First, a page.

Contexts and Comparisons: The Anthropological Approach
People sometimes are content to look at an unfamiliar work of art simply to respond to its statement directly, but usually they are not content to stop there; they also want to know some thing about the work, and what the work is about. They ask "where did it come from?" "how was it made?" "who made it?" and "what does it mean?" And it is just these kinds of questions that interest anthropologists and art historians. Such questions involve not only specific information about the particular object, but broader questions about the relation of art to all other aspects of human life. Art is something that human beings do in a great many ways, for a great many reasons, and if one is curious about art or about people it is natural to ask questions about the whole process and the whole background or context of an art style. One question leads to another, and the more one learns about the background of any work of art, the more it seems related to the whole way of life of the people who made and used it. This in turn makes a work of art more interesting, more alive, and often more pleasing.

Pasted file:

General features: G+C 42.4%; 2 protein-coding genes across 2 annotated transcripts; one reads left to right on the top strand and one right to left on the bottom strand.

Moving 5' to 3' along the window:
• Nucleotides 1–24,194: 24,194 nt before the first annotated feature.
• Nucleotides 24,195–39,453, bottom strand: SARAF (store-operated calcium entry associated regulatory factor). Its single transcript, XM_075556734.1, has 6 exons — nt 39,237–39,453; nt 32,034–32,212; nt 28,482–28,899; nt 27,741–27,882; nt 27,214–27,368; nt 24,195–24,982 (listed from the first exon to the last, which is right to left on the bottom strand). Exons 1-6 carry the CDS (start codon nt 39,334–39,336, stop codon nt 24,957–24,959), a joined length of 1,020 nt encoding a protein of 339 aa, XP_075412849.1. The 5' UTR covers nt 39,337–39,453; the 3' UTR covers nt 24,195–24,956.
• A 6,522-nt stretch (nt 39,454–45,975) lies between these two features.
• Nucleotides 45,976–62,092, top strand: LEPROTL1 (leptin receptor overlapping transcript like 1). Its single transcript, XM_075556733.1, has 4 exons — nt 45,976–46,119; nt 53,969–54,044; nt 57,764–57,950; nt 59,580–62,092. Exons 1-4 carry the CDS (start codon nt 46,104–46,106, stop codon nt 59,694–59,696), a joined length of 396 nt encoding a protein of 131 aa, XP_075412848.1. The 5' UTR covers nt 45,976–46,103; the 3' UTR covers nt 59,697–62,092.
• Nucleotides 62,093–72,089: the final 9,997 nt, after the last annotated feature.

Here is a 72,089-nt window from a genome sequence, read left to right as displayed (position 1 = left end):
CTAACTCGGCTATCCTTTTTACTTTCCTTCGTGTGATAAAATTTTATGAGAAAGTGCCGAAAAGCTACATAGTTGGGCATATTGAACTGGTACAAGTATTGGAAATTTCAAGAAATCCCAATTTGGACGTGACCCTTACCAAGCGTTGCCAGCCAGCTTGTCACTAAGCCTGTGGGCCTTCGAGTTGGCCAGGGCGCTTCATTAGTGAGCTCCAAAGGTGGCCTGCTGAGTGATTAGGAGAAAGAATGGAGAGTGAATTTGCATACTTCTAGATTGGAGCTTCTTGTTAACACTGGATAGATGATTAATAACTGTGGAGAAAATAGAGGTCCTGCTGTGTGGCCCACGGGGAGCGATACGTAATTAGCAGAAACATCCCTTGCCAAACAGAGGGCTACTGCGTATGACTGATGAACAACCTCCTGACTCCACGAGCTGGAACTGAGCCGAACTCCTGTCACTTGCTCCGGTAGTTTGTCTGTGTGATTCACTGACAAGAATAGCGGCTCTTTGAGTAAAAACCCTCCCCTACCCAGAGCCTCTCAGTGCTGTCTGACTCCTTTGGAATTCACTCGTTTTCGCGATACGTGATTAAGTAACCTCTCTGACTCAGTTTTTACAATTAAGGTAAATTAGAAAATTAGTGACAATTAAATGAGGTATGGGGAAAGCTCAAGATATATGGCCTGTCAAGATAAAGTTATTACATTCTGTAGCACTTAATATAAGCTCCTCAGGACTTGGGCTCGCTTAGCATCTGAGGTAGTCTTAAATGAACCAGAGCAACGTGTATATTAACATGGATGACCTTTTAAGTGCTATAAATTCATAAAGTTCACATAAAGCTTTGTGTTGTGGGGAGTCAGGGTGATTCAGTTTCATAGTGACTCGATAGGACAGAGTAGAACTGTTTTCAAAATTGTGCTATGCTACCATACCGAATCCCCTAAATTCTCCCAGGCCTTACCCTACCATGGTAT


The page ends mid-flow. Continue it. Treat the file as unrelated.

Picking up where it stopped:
This means that the study of the visual arts as an anthropological study calls for considering art as an aspect of culture, and using the methods and theories that anthropologists have used to study other aspects of culture, taking into consideration it great many things instead of, or in addition to, one's own personal responses to particular art forms. It means that one needs to know where the art was made, who made it, what its use was, what its functions were, and what it meant to the people who made use of it. This is the study of art in its cultural context.*
Culture in the anthropological sense means much more than the arts; it is conceived as the sum of all the learned, shared behavior of human beings: how they make a living, produce things, organize their societies, and use language and other____________________